From the Chief Research and Development Officer
Serving older Veterans, as they serve us
Stories about our Veterans resonate. It is the rare individual who won't smile when members of the local Veterans organization press their military uniforms, shine their boots, and march in their hometown 4th of July parade.
Perhaps you have met local Veterans who are part of a volunteer brigade during a natural disaster handing out water bottles or food, or you might see them at the county farm festival, judging a 4-H contest.
The thread that ties these events together is service. Years and decades after our brave Veterans have supported us through military service, many are still serving in their local communities and at the national level.
As VA's chief research and development officer, I know that service also extends to participating in medical research. If it were not for Veterans' participation in clinical trials and cutting-edge research, many medical breakthroughs might never have occurred.
In this issue of VA Research Quarterly Update, we examine research that is meant to improve the lives of older Veterans.
One exciting study is looking at different ways to deliver a relaxation-based therapy for anxiety to older adults. According to VA geropsychologist Dr. Christine Gould, adults often experience anxiety in later life. That is why Dr. Gould has developed a treatment for anxiety that is based on deep breathing and muscle relaxation. The delivery method, DVDs, was designed to ensure that Veterans have ready access to this therapy. Once a Veteran has learned the technique, he or she can practice discreetly anytime their anxiety increases—in the grocery store, at the ball field, or a neighborhood BBQ.
Another readily accessible therapy, also being tested out at VA Palo Alto Health Care System, takes place in the aquatic center. Dr. Jennifer Kaci Fairchild, a psychologist and VA researcher, is conducting a study that will examine the effectiveness of water-based exercise on improving memory loss in older Veterans. The study—Water-based Activities to Enhance Recall in Veterans, or WATER-Vet—will consist of a series of aquatic exercises and memory training. In the beginning, the Veterans will have access to a personal trainer who will take them through two months of group classes. Thereafter, they will continue to work out on their own.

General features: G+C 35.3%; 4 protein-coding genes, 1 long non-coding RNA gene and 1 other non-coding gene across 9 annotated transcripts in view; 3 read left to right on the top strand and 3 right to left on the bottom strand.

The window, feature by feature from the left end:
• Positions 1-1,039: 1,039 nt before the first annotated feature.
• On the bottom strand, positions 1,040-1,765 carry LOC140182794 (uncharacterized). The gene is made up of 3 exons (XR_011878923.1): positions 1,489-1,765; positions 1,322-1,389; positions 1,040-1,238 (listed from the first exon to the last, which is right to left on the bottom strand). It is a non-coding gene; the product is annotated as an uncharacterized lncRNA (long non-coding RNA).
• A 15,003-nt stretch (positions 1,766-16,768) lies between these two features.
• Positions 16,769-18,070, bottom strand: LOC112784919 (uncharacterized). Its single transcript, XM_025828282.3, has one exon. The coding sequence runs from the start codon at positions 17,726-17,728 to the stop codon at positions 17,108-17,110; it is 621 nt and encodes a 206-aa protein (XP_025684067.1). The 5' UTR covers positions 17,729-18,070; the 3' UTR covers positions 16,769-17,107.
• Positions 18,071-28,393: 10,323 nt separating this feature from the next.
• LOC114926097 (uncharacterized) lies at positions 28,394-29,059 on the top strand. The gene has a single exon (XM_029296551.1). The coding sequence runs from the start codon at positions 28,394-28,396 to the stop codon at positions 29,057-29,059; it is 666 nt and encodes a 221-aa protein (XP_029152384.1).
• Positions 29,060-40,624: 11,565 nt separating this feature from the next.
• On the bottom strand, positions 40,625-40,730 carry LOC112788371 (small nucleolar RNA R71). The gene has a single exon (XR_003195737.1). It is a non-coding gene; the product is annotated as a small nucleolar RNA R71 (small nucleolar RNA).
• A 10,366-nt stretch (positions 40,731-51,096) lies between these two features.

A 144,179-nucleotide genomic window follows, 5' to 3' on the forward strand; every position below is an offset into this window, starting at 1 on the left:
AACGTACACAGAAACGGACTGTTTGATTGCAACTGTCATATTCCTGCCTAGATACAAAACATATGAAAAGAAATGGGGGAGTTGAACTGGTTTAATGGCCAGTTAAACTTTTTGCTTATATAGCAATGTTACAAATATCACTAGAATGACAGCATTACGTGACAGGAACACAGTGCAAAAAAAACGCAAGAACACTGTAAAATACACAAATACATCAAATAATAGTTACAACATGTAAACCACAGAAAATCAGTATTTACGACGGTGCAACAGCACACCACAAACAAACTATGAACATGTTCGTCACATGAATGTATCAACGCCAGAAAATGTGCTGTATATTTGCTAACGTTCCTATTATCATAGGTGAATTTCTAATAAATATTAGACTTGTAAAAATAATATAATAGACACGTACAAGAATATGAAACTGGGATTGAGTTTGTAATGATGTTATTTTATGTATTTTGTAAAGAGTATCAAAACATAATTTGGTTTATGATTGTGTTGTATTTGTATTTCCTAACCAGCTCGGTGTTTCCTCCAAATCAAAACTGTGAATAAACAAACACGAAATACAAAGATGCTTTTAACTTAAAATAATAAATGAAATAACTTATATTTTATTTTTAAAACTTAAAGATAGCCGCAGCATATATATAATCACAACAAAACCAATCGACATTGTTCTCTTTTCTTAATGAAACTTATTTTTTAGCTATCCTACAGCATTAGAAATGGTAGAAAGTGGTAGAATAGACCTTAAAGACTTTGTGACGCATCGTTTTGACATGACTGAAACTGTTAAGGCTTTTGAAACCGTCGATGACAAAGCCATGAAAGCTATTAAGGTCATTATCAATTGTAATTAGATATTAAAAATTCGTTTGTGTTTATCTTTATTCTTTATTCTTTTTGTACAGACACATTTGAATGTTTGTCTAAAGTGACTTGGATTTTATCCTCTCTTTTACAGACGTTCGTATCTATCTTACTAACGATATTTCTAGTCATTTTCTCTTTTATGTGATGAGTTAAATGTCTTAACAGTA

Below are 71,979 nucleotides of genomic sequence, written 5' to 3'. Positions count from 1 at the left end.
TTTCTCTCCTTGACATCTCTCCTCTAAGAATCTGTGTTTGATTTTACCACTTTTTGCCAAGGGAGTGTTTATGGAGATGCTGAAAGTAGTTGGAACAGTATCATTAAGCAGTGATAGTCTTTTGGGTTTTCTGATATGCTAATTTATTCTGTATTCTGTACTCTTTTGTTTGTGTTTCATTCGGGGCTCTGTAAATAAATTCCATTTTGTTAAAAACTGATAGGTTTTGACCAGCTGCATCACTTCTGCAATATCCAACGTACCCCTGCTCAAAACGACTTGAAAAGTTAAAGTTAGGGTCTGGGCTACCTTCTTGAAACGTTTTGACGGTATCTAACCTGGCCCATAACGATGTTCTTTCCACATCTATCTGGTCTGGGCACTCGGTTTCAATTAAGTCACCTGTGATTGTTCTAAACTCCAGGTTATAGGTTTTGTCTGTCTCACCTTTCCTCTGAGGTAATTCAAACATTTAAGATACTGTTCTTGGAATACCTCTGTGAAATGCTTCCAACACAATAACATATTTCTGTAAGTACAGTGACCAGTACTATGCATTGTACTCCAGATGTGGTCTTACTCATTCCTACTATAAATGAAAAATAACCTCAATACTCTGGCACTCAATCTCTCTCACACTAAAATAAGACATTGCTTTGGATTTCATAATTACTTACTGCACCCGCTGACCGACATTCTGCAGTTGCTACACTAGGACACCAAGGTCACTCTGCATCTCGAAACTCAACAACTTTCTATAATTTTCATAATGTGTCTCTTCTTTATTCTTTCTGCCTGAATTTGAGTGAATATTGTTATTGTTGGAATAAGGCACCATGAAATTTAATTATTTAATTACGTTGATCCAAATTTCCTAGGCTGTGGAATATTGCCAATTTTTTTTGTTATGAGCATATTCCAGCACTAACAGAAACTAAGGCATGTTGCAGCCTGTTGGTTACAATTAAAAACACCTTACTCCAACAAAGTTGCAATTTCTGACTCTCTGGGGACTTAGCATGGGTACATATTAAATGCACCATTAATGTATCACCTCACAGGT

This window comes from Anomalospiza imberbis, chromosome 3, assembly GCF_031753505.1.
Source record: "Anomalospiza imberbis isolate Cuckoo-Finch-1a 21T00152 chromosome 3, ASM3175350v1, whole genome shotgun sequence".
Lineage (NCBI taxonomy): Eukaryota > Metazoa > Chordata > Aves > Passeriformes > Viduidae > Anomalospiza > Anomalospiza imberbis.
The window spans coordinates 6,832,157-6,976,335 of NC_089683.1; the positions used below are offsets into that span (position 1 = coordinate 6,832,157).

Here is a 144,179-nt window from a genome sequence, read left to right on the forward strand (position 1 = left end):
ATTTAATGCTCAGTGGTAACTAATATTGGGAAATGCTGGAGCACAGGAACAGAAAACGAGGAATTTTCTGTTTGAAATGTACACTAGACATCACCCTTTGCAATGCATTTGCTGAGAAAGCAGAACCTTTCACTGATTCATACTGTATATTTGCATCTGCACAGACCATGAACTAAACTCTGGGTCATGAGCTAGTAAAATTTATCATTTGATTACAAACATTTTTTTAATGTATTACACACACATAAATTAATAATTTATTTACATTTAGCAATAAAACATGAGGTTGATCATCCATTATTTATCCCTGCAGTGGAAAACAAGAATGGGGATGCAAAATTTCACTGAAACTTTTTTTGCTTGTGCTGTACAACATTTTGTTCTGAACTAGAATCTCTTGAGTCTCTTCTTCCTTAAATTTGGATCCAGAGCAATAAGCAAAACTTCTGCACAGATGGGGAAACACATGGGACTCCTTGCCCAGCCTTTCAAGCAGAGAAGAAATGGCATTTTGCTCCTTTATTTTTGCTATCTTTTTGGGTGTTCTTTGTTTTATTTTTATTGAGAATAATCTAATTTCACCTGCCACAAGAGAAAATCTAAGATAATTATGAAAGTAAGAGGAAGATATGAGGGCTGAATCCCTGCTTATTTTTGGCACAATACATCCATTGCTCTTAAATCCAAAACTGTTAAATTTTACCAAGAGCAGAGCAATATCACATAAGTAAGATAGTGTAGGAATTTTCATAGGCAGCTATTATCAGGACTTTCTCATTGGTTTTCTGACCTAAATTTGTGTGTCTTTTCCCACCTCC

Weight-bearing physical exercise has been shown to help patients with dementia, but the benefit of non-weight bearing exercise like water aerobics has not yet been proven. That's why Dr. Fairchild's study is so important—water-based exercise is enjoyable and broadly accessible, even for disabled Veterans. If the therapy does prove effective, it has the potential to improve the lives of many patients with memory loss.
We also write about the important work that Dr. Matthew Bair is doing at the Richard L. Roudebush VA Medical Center in Indianapolis, Indiana. Dr. Bair is a well-known pain researcher who is studying the use of non-drug therapies to treat chronic pain. He says combination therapy that makes use of multiple forms of treatment, including drug and non-drug therapies, is often more effective than just using a single therapy. His research has studied the use of non-drug therapies like cognitive behavioral therapy or massage therapy in concert with drug therapies like ibuprofen or oxycodone.
These studies illustrate just three of the ways in which VA researchers are working to improve the lives of older Veterans. In this issue of VARQU, we also write about many more research efforts that are underway in VA to better understand the aging process and help Veterans meet the challenges that come with it. I hope that the information provided here will prove useful to you and that you will share it with friends and family. Research is an important part of the value that VA brings to the table for Veterans and Americans at large.
Rachel B. Ramoni, D.M.D., Sc.D.
Chief Research and Development Officer